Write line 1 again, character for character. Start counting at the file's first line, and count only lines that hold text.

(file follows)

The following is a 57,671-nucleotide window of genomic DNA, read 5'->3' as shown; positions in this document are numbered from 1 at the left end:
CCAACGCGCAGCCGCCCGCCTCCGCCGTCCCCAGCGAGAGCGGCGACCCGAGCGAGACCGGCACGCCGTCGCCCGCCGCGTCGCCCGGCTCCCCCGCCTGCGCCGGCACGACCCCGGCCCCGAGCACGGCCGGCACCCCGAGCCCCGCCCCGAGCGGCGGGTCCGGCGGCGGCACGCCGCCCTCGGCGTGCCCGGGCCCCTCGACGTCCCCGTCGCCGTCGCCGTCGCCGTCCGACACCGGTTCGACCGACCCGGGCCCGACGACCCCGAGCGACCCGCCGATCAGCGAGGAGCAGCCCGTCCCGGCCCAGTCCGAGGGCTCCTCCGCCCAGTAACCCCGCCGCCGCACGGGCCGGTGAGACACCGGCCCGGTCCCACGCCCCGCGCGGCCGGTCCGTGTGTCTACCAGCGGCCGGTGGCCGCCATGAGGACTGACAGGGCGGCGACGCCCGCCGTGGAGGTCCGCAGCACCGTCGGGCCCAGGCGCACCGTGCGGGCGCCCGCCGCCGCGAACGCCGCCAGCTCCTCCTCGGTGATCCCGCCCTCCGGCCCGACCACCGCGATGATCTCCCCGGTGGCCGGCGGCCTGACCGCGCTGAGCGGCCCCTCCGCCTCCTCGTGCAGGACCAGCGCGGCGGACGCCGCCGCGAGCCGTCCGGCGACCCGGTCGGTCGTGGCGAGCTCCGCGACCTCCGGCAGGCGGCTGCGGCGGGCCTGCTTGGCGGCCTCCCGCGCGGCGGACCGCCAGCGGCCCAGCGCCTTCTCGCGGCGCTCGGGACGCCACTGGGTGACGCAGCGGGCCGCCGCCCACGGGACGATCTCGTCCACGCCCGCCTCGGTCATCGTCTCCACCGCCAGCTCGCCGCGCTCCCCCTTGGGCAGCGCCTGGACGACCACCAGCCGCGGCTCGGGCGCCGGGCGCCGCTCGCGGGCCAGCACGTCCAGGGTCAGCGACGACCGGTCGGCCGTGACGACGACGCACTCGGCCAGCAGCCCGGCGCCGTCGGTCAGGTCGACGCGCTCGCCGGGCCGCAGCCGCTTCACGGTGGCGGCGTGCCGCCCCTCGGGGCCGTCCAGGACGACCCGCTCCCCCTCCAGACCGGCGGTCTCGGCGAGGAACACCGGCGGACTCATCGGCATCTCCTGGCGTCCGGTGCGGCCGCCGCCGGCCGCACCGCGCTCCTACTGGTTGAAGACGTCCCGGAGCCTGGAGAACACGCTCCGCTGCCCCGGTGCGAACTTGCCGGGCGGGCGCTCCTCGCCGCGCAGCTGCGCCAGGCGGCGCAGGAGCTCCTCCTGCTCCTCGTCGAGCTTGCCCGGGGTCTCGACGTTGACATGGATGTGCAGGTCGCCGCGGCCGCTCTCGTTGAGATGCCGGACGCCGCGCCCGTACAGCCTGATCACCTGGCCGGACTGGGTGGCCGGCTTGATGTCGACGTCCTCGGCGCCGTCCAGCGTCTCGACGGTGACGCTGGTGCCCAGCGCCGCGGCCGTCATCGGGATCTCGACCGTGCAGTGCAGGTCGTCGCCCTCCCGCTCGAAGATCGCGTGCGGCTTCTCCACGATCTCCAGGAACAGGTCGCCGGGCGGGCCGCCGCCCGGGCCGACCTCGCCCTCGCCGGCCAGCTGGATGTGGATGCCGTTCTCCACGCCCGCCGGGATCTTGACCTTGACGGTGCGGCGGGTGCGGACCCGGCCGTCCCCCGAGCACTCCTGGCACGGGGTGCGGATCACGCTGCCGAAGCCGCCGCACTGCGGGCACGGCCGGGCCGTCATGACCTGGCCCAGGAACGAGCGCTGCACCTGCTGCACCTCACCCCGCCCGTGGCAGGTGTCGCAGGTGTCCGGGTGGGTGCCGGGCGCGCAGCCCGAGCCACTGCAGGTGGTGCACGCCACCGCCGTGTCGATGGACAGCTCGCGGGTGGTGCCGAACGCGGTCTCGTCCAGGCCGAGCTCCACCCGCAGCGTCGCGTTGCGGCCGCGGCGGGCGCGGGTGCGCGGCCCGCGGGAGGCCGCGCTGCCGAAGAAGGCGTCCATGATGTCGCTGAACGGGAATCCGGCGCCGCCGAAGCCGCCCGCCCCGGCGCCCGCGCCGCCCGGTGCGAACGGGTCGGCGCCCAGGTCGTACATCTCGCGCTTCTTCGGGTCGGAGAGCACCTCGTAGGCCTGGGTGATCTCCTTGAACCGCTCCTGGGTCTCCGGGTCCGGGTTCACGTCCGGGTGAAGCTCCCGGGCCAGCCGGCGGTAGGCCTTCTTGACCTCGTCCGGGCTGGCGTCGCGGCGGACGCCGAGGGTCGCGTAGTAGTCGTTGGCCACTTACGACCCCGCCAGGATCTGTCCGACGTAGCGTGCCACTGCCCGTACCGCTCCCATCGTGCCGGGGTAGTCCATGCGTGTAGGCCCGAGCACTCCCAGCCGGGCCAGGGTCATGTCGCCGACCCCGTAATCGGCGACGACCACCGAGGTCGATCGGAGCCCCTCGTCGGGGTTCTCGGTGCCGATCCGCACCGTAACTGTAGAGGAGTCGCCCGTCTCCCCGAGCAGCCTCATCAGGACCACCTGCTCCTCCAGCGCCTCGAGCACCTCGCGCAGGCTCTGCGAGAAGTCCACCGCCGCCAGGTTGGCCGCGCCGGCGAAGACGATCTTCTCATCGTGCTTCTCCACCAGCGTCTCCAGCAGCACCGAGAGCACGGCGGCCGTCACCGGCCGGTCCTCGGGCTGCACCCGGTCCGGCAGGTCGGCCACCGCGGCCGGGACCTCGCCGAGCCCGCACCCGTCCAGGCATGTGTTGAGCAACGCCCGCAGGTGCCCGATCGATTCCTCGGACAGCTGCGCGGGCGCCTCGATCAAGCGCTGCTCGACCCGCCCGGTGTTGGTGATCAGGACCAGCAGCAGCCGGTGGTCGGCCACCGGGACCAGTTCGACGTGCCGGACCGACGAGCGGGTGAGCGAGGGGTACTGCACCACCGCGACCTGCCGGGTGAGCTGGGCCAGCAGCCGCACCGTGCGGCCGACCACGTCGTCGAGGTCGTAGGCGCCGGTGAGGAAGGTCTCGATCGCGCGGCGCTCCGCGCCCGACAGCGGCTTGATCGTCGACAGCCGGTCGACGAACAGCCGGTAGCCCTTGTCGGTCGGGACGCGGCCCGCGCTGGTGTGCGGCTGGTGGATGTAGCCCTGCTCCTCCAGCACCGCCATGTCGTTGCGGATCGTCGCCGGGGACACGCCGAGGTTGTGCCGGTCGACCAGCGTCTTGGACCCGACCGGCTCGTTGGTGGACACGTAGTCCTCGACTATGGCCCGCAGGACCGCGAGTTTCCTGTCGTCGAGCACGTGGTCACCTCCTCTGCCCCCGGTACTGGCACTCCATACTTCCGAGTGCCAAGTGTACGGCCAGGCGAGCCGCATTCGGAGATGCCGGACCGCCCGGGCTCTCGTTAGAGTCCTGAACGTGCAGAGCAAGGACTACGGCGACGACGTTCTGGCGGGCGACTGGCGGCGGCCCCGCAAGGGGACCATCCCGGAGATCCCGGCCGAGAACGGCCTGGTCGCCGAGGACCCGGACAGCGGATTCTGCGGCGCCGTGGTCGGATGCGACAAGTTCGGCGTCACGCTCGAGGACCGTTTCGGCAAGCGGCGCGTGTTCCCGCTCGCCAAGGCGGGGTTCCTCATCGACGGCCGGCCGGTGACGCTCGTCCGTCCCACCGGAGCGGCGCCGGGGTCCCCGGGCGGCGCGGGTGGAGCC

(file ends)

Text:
The following is a 57,671-nucleotide window of genomic DNA, read 5'->3' as shown; positions in this document are numbered from 1 at the left end: